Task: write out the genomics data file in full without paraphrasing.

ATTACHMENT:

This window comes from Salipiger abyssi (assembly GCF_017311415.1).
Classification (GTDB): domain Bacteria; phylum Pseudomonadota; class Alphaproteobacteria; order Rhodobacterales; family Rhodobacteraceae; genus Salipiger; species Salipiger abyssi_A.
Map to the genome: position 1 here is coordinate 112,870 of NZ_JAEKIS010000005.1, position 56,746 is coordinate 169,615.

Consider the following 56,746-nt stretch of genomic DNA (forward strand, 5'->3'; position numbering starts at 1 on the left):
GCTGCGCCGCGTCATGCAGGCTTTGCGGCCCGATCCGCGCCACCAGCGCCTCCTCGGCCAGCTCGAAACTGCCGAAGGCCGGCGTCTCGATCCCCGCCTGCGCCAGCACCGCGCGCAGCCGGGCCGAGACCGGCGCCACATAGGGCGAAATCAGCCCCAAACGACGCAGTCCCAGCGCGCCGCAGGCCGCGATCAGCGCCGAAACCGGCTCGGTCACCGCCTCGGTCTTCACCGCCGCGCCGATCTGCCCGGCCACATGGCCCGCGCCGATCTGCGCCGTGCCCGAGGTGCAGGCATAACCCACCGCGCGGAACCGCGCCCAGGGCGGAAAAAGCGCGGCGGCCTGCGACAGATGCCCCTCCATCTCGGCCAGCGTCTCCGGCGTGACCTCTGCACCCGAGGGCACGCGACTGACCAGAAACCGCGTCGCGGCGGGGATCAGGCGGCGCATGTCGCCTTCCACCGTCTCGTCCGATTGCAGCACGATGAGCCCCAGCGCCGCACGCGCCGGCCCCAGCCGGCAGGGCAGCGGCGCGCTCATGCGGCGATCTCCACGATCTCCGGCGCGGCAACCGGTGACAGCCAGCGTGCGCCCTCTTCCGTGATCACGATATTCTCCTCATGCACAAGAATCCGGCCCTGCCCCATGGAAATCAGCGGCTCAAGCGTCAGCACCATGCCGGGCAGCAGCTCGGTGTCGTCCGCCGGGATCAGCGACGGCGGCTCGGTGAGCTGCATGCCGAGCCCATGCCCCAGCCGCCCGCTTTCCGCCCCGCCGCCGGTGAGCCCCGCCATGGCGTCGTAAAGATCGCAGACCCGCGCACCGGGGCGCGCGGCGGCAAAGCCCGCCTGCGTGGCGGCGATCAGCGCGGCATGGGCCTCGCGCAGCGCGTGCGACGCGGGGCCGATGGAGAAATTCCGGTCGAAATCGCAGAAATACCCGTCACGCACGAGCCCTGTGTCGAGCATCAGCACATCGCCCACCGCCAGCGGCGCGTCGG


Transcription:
This window comes from Salipiger abyssi (assembly GCF_017311415.1).
Classification (GTDB): domain Bacteria; phylum Pseudomonadota; class Alphaproteobacteria; order Rhodobacterales; family Rhodobacteraceae; genus Salipiger; species Salipiger abyssi_A.
Map to the genome: position 1 here is coordinate 112,870 of NZ_JAEKIS010000005.1, position 56,746 is coordinate 169,615.

Consider the following 56,746-nt stretch of genomic DNA (forward strand, 5'->3'; position numbering starts at 1 on the left):
GCTGCGCCGCGTCATGCAGGCTTTGCGGCCCGATCCGCGCCACCAGCGCCTCCTCGGCCAGCTCGAAACTGCCGAAGGCCGGCGTCTCGATCCCCGCCTGCGCCAGCACCGCGCGCAGCCGGGCCGAGACCGGCGCCACATAGGGCGAAATCAGCCCCAAACGACGCAGTCCCAGCGCGCCGCAGGCCGCGATCAGCGCCGAAACCGGCTCGGTCACCGCCTCGGTCTTCACCGCCGCGCCGATCTGCCCGGCCACATGGCCCGCGCCGATCTGCGCCGTGCCCGAGGTGCAGGCATAACCCACCGCGCGGAACCGCGCCCAGGGCGGAAAAAGCGCGGCGGCCTGCGACAGATGCCCCTCCATCTCGGCCAGCGTCTCCGGCGTGACCTCTGCACCCGAGGGCACGCGACTGACCAGAAACCGCGTCGCGGCGGGGATCAGGCGGCGCATGTCGCCTTCCACCGTCTCGTCCGATTGCAGCACGATGAGCCCCAGCGCCGCACGCGCCGGCCCCAGCCGGCAGGGCAGCGGCGCGCTCATGCGGCGATCTCCACGATCTCCGGCGCGGCAACCGGTGACAGCCAGCGTGCGCCCTCTTCCGTGATCACGATATTCTCCTCATGCACAAGAATCCGGCCCTGCCCCATGGAAATCAGCGGCTCAAGCGTCAGCACCATGCCGGGCAGCAGCTCGGTGTCGTCCGCCGGGATCAGCGACGGCGGCTCGGTGAGCTGCATGCCGAGCCCATGCCCCAGCCGCCCGCTTTCCGCCCCGCCGCCGGTGAGCCCCGCCATGGCGTCGTAAAGATCGCAGACCCGCGCACCGGGGCGCGCGGCGGCAAAGCCCGCCTGCGTGGCGGCGATCAGCGCGGCATGGGCCTCGCGCAGCGCGTGCGACGCGGGGCCGATGGAGAAATTCCGGTCGAAATCGCAGAAATACCCGTCACGCACGAGCCCTGTGTCGAGCATCAGCACATCGCCCACCGCCAGCGGCGCGTCGG